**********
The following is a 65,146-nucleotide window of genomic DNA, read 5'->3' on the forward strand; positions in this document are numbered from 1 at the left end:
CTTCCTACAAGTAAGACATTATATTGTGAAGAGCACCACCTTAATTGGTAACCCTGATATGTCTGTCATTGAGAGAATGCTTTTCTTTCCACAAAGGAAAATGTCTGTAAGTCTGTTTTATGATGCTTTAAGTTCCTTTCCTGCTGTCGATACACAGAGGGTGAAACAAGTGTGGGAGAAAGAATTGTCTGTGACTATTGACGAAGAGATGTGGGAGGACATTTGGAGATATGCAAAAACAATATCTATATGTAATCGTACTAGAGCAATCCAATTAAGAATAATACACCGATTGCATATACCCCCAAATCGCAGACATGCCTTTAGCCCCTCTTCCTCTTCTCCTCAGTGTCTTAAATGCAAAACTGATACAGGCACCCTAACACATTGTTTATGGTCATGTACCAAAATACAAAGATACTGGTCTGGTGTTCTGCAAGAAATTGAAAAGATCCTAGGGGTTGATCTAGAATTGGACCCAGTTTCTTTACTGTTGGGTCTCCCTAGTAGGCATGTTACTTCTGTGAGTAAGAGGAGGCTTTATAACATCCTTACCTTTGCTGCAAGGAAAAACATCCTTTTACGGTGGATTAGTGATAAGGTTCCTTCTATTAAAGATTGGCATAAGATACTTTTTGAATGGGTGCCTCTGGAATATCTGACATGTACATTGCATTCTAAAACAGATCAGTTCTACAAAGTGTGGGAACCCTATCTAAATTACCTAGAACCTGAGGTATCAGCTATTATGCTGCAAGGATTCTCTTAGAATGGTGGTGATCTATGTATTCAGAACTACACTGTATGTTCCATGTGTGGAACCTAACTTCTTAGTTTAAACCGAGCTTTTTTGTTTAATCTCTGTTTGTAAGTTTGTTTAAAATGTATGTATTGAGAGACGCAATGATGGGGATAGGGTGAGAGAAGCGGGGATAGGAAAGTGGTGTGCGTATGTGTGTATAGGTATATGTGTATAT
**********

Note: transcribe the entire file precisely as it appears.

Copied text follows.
The following is a 65,146-nucleotide window of genomic DNA, read 5'->3' on the forward strand; positions in this document are numbered from 1 at the left end:
CTTCCTACAAGTAAGACATTATATTGTGAAGAGCACCACCTTAATTGGTAACCCTGATATGTCTGTCATTGAGAGAATGCTTTTCTTTCCACAAAGGAAAATGTCTGTAAGTCTGTTTTATGATGCTTTAAGTTCCTTTCCTGCTGTCGATACACAGAGGGTGAAACAAGTGTGGGAGAAAGAATTGTCTGTGACTATTGACGAAGAGATGTGGGAGGACATTTGGAGATATGCAAAAACAATATCTATATGTAATCGTACTAGAGCAATCCAATTAAGAATAATACACCGATTGCATATACCCCCAAATCGCAGACATGCCTTTAGCCCCTCTTCCTCTTCTCCTCAGTGTCTTAAATGCAAAACTGATACAGGCACCCTAACACATTGTTTATGGTCATGTACCAAAATACAAAGATACTGGTCTGGTGTTCTGCAAGAAATTGAAAAGATCCTAGGGGTTGATCTAGAATTGGACCCAGTTTCTTTACTGTTGGGTCTCCCTAGTAGGCATGTTACTTCTGTGAGTAAGAGGAGGCTTTATAACATCCTTACCTTTGCTGCAAGGAAAAACATCCTTTTACGGTGGATTAGTGATAAGGTTCCTTCTATTAAAGATTGGCATAAGATACTTTTTGAATGGGTGCCTCTGGAATATCTGACATGTACATTGCATTCTAAAACAGATCAGTTCTACAAAGTGTGGGAACCCTATCTAAATTACCTAGAACCTGAGGTATCAGCTATTATGCTGCAAGGATTCTCTTAGAATGGTGGTGATCTATGTATTCAGAACTACACTGTATGTTCCATGTGTGGAACCTAACTTCTTAGTTTAAACCGAGCTTTTTTGTTTAATCTCTGTTTGTAAGTTTGTTTAAAATGTATGTATTGAGAGACGCAATGATGGGGATAGGGTGAGAGAAGCGGGGATAGGAAAGTGGTGTGCGTATGTGTGTATAGGTATATGTGTATAT